Poll: Most Want U.S. Out of Egypt's Affairs
CBS News Poll analysis by the CBS News Polling Unit: Sarah Dutton, Jennifer De Pinto, Fred Backus and Anthony Salvanto.
Two in three Americans believe the United States should stay out of Egypt's affairs in the wake of the uprising that led to the fall of U.S.-backed leader Hosni Mubarak, according to a new CBS News poll.
Just 26 percent say the United States should help Egypt make Democratic reforms.
A majority of Democrats, Republicans and independents all say America should stay out of Egyptian affairs - and that the United States does not have a responsibility to promote democracy in other countries.
Americans are split on whether Egypt will become a stable democracy within the next year. Forty-five percent say it is somewhat likely, and another seven percent call it very likely. But 41 percent say democracy is not very or not at all likely.
President Obama gets a net positive rating for his handling of the crisis, with 50 percent overall approving of his performance and 22 percent disapproving. Twenty-eight percent don't know. Only Republicans give him a net negative rating.
Some have warned that the fall of Mubarak may be bad for the United States because the regime that replaces him will adopt a more antagonistic posture. The poll shows that Americans share those concerns: 42 percent are somewhat concerned about an unfriendly regime, and 27 percent are very concerned. Just 28 percent are largely unconcerned. Republicans are more likely than Democrats or independents to express such concerns.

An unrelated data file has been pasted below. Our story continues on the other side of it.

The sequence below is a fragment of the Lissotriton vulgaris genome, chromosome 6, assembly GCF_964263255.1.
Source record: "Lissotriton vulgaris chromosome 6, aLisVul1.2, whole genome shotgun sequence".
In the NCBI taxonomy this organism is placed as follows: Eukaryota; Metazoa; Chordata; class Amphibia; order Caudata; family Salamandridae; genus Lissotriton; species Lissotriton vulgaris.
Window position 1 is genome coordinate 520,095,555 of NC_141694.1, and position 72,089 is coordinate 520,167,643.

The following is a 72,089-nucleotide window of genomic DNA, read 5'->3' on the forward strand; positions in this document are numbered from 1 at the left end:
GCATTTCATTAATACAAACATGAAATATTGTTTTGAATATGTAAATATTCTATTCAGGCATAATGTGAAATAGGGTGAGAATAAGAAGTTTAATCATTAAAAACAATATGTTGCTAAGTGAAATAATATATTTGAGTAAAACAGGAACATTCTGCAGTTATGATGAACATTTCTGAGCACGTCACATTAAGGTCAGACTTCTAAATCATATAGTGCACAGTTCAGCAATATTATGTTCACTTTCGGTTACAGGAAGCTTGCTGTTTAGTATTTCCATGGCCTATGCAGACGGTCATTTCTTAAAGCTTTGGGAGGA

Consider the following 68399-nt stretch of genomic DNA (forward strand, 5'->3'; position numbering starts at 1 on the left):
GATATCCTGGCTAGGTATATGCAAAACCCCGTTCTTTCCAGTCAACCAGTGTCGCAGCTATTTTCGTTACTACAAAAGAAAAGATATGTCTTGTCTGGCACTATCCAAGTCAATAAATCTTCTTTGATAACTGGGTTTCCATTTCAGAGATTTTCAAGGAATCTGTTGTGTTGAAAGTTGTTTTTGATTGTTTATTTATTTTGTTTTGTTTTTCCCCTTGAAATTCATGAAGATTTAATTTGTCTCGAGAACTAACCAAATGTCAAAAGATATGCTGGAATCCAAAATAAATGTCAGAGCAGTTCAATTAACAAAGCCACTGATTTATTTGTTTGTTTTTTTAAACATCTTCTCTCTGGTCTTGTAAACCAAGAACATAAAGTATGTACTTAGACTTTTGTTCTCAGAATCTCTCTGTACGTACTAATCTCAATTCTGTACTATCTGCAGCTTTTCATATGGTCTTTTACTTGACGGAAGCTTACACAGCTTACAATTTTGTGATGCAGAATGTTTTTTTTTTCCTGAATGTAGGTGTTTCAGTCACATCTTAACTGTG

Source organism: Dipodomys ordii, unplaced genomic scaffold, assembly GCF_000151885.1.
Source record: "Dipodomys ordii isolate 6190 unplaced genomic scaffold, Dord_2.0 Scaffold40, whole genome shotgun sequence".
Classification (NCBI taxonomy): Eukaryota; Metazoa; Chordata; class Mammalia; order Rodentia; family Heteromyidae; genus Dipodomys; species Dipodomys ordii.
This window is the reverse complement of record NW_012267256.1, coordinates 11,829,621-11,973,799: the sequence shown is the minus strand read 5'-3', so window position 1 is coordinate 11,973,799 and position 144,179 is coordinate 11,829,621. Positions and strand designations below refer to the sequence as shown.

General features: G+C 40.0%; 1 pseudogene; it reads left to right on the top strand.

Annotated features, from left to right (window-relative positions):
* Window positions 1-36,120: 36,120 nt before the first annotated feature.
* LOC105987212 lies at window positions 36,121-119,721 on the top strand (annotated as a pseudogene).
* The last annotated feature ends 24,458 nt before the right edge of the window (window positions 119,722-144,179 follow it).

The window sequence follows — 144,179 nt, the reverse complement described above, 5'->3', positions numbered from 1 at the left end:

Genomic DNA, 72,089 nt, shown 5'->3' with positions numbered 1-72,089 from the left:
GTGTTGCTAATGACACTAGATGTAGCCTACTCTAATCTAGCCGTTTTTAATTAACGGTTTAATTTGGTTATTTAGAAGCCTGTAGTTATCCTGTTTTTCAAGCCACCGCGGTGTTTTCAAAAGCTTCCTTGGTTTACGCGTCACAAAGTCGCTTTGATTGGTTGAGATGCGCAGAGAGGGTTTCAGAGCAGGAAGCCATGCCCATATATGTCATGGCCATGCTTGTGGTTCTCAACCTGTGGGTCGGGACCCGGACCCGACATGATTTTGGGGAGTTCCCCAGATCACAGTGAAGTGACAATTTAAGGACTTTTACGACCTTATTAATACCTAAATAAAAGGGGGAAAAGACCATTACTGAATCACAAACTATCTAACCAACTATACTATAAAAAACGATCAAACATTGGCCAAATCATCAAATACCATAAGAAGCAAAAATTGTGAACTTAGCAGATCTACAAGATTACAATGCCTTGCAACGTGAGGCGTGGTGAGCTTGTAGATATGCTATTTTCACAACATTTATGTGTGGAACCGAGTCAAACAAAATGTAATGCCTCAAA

Americans have mixed feelings about the implications of the Egyptian events for the Middle East: 43 percent say the events have made them more optimistic about the region's future, while 38 percent say they have made them less optimistic. More than three quarters say it is at least somewhat likely that uprisings for democracy will spread to other nations.More from the poll:
This poll was conducted by telephone on February 11-14, 2011 among 1031 adults nationwide. Phone numbers were dialed from samples of both standard land-line and cell phones. The error due to sampling for results based on the entire sample could be plus or minus three percentage points. The error for subgroups is higher. This poll release conforms to the Standards of Disclosure of the National Council on Public Polls.
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